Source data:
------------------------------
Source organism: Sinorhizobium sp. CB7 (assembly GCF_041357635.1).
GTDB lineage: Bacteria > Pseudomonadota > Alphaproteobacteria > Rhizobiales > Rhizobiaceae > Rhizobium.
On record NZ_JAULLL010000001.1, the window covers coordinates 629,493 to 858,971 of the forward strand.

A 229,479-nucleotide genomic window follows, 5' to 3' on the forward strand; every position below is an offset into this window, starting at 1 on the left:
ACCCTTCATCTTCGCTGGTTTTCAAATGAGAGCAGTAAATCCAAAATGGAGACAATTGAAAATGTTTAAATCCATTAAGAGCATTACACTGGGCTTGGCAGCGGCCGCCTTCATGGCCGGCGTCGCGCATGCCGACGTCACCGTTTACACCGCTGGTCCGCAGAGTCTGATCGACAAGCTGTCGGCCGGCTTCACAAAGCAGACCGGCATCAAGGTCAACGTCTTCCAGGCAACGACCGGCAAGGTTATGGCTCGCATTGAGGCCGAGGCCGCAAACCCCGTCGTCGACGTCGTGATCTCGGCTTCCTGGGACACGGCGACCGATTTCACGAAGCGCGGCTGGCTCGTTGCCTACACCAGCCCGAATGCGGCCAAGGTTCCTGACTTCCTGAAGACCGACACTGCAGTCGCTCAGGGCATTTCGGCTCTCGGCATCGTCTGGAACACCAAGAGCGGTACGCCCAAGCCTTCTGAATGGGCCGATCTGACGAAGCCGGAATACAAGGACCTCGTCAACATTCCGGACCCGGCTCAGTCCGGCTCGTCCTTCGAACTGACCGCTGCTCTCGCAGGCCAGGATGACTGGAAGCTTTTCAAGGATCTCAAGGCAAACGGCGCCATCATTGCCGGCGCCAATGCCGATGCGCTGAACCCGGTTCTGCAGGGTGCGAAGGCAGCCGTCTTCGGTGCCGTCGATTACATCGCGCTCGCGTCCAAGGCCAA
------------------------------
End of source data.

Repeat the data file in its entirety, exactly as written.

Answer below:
Source organism: Sinorhizobium sp. CB7 (assembly GCF_041357635.1).
GTDB lineage: Bacteria > Pseudomonadota > Alphaproteobacteria > Rhizobiales > Rhizobiaceae > Rhizobium.
On record NZ_JAULLL010000001.1, the window covers coordinates 629,493 to 858,971 of the forward strand.

A 229,479-nucleotide genomic window follows, 5' to 3' on the forward strand; every position below is an offset into this window, starting at 1 on the left:
ACCCTTCATCTTCGCTGGTTTTCAAATGAGAGCAGTAAATCCAAAATGGAGACAATTGAAAATGTTTAAATCCATTAAGAGCATTACACTGGGCTTGGCAGCGGCCGCCTTCATGGCCGGCGTCGCGCATGCCGACGTCACCGTTTACACCGCTGGTCCGCAGAGTCTGATCGACAAGCTGTCGGCCGGCTTCACAAAGCAGACCGGCATCAAGGTCAACGTCTTCCAGGCAACGACCGGCAAGGTTATGGCTCGCATTGAGGCCGAGGCCGCAAACCCCGTCGTCGACGTCGTGATCTCGGCTTCCTGGGACACGGCGACCGATTTCACGAAGCGCGGCTGGCTCGTTGCCTACACCAGCCCGAATGCGGCCAAGGTTCCTGACTTCCTGAAGACCGACACTGCAGTCGCTCAGGGCATTTCGGCTCTCGGCATCGTCTGGAACACCAAGAGCGGTACGCCCAAGCCTTCTGAATGGGCCGATCTGACGAAGCCGGAATACAAGGACCTCGTCAACATTCCGGACCCGGCTCAGTCCGGCTCGTCCTTCGAACTGACCGCTGCTCTCGCAGGCCAGGATGACTGGAAGCTTTTCAAGGATCTCAAGGCAAACGGCGCCATCATTGCCGGCGCCAATGCCGATGCGCTGAACCCGGTTCTGCAGGGTGCGAAGGCAGCCGTCTTCGGTGCCGTCGATTACATCGCGCTCGCGTCCAAGGCCAA